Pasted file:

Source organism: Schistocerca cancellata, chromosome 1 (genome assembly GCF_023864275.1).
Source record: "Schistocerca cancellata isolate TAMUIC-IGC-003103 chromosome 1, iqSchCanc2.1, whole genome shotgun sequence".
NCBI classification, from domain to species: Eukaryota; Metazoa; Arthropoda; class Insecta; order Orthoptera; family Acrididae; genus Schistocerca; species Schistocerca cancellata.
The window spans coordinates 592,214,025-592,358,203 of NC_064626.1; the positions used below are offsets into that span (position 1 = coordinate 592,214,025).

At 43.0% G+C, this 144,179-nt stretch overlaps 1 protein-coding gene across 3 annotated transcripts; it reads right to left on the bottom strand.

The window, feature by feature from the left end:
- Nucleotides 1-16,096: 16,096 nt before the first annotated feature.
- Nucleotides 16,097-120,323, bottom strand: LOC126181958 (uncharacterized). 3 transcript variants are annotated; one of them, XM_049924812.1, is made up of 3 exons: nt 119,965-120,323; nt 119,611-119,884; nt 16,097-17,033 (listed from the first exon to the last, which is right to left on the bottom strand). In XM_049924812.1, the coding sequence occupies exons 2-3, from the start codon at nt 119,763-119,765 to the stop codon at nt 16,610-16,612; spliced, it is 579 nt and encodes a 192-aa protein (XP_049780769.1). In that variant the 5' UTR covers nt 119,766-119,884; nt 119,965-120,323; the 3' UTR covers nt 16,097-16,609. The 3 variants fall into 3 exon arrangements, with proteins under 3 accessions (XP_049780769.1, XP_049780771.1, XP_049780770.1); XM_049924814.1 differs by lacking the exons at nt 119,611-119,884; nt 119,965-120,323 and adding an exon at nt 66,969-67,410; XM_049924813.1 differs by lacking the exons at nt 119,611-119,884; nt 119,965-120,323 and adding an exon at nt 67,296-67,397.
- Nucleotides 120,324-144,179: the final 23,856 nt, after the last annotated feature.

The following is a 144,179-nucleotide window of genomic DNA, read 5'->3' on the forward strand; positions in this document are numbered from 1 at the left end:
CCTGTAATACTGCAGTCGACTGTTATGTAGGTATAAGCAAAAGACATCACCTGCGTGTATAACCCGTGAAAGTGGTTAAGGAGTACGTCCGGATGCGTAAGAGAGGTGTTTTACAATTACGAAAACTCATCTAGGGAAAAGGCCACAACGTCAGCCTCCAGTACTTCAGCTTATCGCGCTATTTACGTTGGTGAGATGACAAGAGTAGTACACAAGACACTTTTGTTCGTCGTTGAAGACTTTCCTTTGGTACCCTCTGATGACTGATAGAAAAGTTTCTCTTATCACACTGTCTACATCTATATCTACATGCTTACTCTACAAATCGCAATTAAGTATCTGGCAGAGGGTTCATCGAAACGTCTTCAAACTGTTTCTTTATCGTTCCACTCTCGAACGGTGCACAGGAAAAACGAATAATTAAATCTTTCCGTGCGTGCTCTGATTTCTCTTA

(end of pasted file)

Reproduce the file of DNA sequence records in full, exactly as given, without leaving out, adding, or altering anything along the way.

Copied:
Source organism: Schistocerca cancellata, chromosome 1 (genome assembly GCF_023864275.1).
Source record: "Schistocerca cancellata isolate TAMUIC-IGC-003103 chromosome 1, iqSchCanc2.1, whole genome shotgun sequence".
NCBI classification, from domain to species: Eukaryota; Metazoa; Arthropoda; class Insecta; order Orthoptera; family Acrididae; genus Schistocerca; species Schistocerca cancellata.
The window spans coordinates 592,214,025-592,358,203 of NC_064626.1; the positions used below are offsets into that span (position 1 = coordinate 592,214,025).

At 43.0% G+C, this 144,179-nt stretch overlaps 1 protein-coding gene across 3 annotated transcripts; it reads right to left on the bottom strand.

The window, feature by feature from the left end:
- Nucleotides 1-16,096: 16,096 nt before the first annotated feature.
- Nucleotides 16,097-120,323, bottom strand: LOC126181958 (uncharacterized). 3 transcript variants are annotated; one of them, XM_049924812.1, is made up of 3 exons: nt 119,965-120,323; nt 119,611-119,884; nt 16,097-17,033 (listed from the first exon to the last, which is right to left on the bottom strand). In XM_049924812.1, the coding sequence occupies exons 2-3, from the start codon at nt 119,763-119,765 to the stop codon at nt 16,610-16,612; spliced, it is 579 nt and encodes a 192-aa protein (XP_049780769.1). In that variant the 5' UTR covers nt 119,766-119,884; nt 119,965-120,323; the 3' UTR covers nt 16,097-16,609. The 3 variants fall into 3 exon arrangements, with proteins under 3 accessions (XP_049780769.1, XP_049780771.1, XP_049780770.1); XM_049924814.1 differs by lacking the exons at nt 119,611-119,884; nt 119,965-120,323 and adding an exon at nt 66,969-67,410; XM_049924813.1 differs by lacking the exons at nt 119,611-119,884; nt 119,965-120,323 and adding an exon at nt 67,296-67,397.
- Nucleotides 120,324-144,179: the final 23,856 nt, after the last annotated feature.

The following is a 144,179-nucleotide window of genomic DNA, read 5'->3' on the forward strand; positions in this document are numbered from 1 at the left end:
CCTGTAATACTGCAGTCGACTGTTATGTAGGTATAAGCAAAAGACATCACCTGCGTGTATAACCCGTGAAAGTGGTTAAGGAGTACGTCCGGATGCGTAAGAGAGGTGTTTTACAATTACGAAAACTCATCTAGGGAAAAGGCCACAACGTCAGCCTCCAGTACTTCAGCTTATCGCGCTATTTACGTTGGTGAGATGACAAGAGTAGTACACAAGACACTTTTGTTCGTCGTTGAAGACTTTCCTTTGGTACCCTCTGATGACTGATAGAAAAGTTTCTCTTATCACACTGTCTACATCTATATCTACATGCTTACTCTACAAATCGCAATTAAGTATCTGGCAGAGGGTTCATCGAAACGTCTTCAAACTGTTTCTTTATCGTTCCACTCTCGAACGGTGCACAGGAAAAACGAATAATTAAATCTTTCCGTGCGTGCTCTGATTTCTCTTA